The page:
Martinez -- who was named the title game's MVP -- set up the second goal, too. He won a free kick that the Timbers bemoaned afterward, headed Miguel Almiron's cross into the path of an onrushing Franco Escobar, and the party was on.

The noise level was raucous throughout. Mercedes-Benz's futuristic light show whipped the crowd into a frenzy during the build-up, and Malea Emma's national anthem brought the house down.

The atmosphere befitted the occasion all night, and this felt unlike any of the league's previous championship games, an indication that MLS has perhaps arrived on another plane of relevancy.

Most of the second half felt more like a coronation than anything. Portland did craft a handful of chances to get back into the game but couldn't make them count. The magic that powered the Timbers' run from the Western Conference fifth seed all the way here ran out; they looked spent by the effort.

"You started to sense that they'd started to throw in the towel somewhat," Guzan said, and he and his teammates were allowed to bask in the moment long before the final whistle blew.

Almiron, who was electric all match in Atlanta's midfield and is likely to follow coach Tata Martino out the door this offseason, was withdrawn to sustained applause in the 91st minute. The crowd cranked the volume up even louder during stoppage time, building to a crescendo as soon when the game went final.

Red confetti erupted from cannons as Parkhurst, the captain, lifted the big-eared MLS Cup trophy with his teammates on a stage erected at midfield. The spectators lingered, relishing the long-sought accomplishment. No championship provides the depth of emotion of the first following a prolonged drought, and everybody wanted to hold on to the feeling for as long as they could.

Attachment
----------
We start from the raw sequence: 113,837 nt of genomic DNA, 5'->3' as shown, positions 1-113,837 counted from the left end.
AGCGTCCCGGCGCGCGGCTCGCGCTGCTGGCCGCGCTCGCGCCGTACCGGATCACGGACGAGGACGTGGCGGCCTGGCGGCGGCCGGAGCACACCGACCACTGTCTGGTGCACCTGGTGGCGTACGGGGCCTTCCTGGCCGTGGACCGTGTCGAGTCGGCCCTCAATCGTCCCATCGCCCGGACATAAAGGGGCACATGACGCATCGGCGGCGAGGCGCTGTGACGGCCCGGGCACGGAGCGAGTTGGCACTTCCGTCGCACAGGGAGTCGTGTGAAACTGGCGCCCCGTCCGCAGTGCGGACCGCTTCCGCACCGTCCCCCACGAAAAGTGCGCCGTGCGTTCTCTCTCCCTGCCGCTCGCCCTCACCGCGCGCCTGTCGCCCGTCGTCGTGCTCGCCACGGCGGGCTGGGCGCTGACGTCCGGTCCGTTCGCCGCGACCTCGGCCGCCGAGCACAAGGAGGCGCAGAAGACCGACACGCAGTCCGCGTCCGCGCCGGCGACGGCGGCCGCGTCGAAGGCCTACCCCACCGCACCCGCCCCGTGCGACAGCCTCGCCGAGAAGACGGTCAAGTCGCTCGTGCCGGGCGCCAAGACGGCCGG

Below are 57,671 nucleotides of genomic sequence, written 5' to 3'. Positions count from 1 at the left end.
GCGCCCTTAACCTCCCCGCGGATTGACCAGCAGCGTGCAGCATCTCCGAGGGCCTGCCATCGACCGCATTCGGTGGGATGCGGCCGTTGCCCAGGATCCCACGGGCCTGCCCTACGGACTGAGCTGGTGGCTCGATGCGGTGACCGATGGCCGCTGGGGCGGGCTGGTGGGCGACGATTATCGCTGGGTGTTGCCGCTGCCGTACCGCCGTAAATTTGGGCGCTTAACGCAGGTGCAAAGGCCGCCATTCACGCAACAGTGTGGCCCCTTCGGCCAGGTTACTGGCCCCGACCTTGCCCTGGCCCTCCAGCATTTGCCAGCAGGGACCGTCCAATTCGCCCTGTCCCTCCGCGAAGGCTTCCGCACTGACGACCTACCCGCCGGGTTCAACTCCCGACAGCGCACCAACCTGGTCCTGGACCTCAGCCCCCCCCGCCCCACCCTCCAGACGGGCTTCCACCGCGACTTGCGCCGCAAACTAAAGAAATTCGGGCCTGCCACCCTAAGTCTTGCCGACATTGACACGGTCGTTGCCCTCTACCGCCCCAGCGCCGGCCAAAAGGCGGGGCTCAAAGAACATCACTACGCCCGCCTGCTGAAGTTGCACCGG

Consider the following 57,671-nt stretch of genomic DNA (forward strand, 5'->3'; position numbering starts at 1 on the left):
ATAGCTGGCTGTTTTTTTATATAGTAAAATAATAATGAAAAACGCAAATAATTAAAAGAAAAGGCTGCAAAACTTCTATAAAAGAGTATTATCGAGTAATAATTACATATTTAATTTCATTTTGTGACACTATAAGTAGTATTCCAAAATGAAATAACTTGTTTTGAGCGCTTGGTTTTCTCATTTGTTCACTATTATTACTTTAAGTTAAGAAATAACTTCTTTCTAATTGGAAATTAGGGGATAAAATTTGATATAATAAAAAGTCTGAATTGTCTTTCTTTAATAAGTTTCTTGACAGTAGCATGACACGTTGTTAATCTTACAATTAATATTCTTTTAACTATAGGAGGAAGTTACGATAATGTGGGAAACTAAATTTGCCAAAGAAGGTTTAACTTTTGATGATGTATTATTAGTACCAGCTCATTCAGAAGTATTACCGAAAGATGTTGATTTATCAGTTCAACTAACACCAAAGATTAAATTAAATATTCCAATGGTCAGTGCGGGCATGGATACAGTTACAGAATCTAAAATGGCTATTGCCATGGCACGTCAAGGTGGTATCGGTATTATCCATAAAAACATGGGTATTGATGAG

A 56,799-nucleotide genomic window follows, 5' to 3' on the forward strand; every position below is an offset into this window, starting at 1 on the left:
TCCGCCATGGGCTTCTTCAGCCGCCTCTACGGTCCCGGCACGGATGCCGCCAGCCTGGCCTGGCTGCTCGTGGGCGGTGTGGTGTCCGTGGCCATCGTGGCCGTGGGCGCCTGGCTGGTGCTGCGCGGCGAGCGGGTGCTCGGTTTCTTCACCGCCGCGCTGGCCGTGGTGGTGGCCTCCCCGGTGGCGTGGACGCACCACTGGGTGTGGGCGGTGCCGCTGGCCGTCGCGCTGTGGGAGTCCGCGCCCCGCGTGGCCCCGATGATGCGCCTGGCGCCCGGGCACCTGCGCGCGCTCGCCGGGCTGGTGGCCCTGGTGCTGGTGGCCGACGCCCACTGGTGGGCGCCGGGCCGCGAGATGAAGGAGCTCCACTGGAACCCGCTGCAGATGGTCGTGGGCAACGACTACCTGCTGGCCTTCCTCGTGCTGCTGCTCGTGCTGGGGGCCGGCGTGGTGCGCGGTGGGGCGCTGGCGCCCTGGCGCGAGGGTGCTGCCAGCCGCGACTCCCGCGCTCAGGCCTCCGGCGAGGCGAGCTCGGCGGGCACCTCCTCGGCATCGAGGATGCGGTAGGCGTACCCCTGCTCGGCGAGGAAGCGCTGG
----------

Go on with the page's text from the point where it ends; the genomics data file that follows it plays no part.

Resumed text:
The home locker room was a madhouse, players spraying one another from cartoonishly large bottles of Heineken, eyes protected from the sting with ski goggles.

How did his dreams of being on the victorious side live up to the reality, Parkhurst was asked when he was temporarily pulled away from the scrum.

"Every bit as great," he said, MLS Cup champion hat pulled low on his head. "It's amazing in there. It's tough to describe. It's such a good group of guys. It's so nice to have been able to go out there and have a good performance and win. We came in as such big favorites, and that's difficult, to have the pressure on us -- of hosting, of having more points in the regular season. But the team stepped up.

"Yeah," he said, his reflective pause saying it all. "I'm going to enjoy the rest of the night." He wasn't alone, and the party isn't likely to slow down any time soon. The championship parade is set for Monday, down Baker and Marietta Streets towards Mercedes-Benz.

This type of celebration has existed only in Atlantan dreams for more than two decades. Given how far Atlanta United has come so quickly, one gets the sense that the city won't have to wait nearly as long for another.